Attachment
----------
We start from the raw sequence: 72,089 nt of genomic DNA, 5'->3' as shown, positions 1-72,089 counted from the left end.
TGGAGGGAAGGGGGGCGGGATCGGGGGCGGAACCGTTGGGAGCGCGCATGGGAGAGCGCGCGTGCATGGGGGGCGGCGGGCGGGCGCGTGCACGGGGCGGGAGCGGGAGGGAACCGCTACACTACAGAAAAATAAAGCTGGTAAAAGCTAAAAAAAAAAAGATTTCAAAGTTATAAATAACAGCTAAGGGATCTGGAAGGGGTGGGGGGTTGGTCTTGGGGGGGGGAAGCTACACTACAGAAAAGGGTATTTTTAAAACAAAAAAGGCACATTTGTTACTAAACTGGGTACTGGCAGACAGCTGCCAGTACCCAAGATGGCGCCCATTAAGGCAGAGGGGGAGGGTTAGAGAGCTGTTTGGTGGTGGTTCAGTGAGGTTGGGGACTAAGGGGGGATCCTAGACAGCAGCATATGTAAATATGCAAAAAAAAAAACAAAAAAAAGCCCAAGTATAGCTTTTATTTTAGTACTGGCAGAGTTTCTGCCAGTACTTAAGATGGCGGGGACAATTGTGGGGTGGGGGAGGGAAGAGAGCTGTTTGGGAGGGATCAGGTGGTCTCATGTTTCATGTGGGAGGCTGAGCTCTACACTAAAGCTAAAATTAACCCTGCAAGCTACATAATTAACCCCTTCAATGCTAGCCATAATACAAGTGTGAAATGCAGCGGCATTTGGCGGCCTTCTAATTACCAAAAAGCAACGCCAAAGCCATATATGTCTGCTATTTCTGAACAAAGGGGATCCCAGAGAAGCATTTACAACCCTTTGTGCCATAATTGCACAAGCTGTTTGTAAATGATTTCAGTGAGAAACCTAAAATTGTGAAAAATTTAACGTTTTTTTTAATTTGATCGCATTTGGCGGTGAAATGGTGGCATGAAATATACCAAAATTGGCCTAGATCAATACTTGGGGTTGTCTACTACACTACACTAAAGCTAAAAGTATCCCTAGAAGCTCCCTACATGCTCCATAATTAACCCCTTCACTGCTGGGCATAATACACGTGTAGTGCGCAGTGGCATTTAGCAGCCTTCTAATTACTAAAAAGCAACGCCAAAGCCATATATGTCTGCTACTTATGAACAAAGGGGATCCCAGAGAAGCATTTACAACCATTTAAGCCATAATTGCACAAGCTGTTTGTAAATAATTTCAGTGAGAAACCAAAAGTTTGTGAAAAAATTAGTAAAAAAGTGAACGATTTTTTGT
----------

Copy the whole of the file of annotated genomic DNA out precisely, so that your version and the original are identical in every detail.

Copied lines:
We start from the raw sequence: 72,089 nt of genomic DNA, 5'->3' as shown, positions 1-72,089 counted from the left end.
TGGAGGGAAGGGGGGCGGGATCGGGGGCGGAACCGTTGGGAGCGCGCATGGGAGAGCGCGCGTGCATGGGGGGCGGCGGGCGGGCGCGTGCACGGGGCGGGAGCGGGAGGGAACCGCTACACTACAGAAAAATAAAGCTGGTAAAAGCTAAAAAAAAAAAGATTTCAAAGTTATAAATAACAGCTAAGGGATCTGGAAGGGGTGGGGGGTTGGTCTTGGGGGGGGGAAGCTACACTACAGAAAAGGGTATTTTTAAAACAAAAAAGGCACATTTGTTACTAAACTGGGTACTGGCAGACAGCTGCCAGTACCCAAGATGGCGCCCATTAAGGCAGAGGGGGAGGGTTAGAGAGCTGTTTGGTGGTGGTTCAGTGAGGTTGGGGACTAAGGGGGGATCCTAGACAGCAGCATATGTAAATATGCAAAAAAAAAAACAAAAAAAAGCCCAAGTATAGCTTTTATTTTAGTACTGGCAGAGTTTCTGCCAGTACTTAAGATGGCGGGGACAATTGTGGGGTGGGGGAGGGAAGAGAGCTGTTTGGGAGGGATCAGGTGGTCTCATGTTTCATGTGGGAGGCTGAGCTCTACACTAAAGCTAAAATTAACCCTGCAAGCTACATAATTAACCCCTTCAATGCTAGCCATAATACAAGTGTGAAATGCAGCGGCATTTGGCGGCCTTCTAATTACCAAAAAGCAACGCCAAAGCCATATATGTCTGCTATTTCTGAACAAAGGGGATCCCAGAGAAGCATTTACAACCCTTTGTGCCATAATTGCACAAGCTGTTTGTAAATGATTTCAGTGAGAAACCTAAAATTGTGAAAAATTTAACGTTTTTTTTAATTTGATCGCATTTGGCGGTGAAATGGTGGCATGAAATATACCAAAATTGGCCTAGATCAATACTTGGGGTTGTCTACTACACTACACTAAAGCTAAAAGTATCCCTAGAAGCTCCCTACATGCTCCATAATTAACCCCTTCACTGCTGGGCATAATACACGTGTAGTGCGCAGTGGCATTTAGCAGCCTTCTAATTACTAAAAAGCAACGCCAAAGCCATATATGTCTGCTACTTATGAACAAAGGGGATCCCAGAGAAGCATTTACAACCATTTAAGCCATAATTGCACAAGCTGTTTGTAAATAATTTCAGTGAGAAACCAAAAGTTTGTGAAAAAATTAGTAAAAAAGTGAACGATTTTTTGT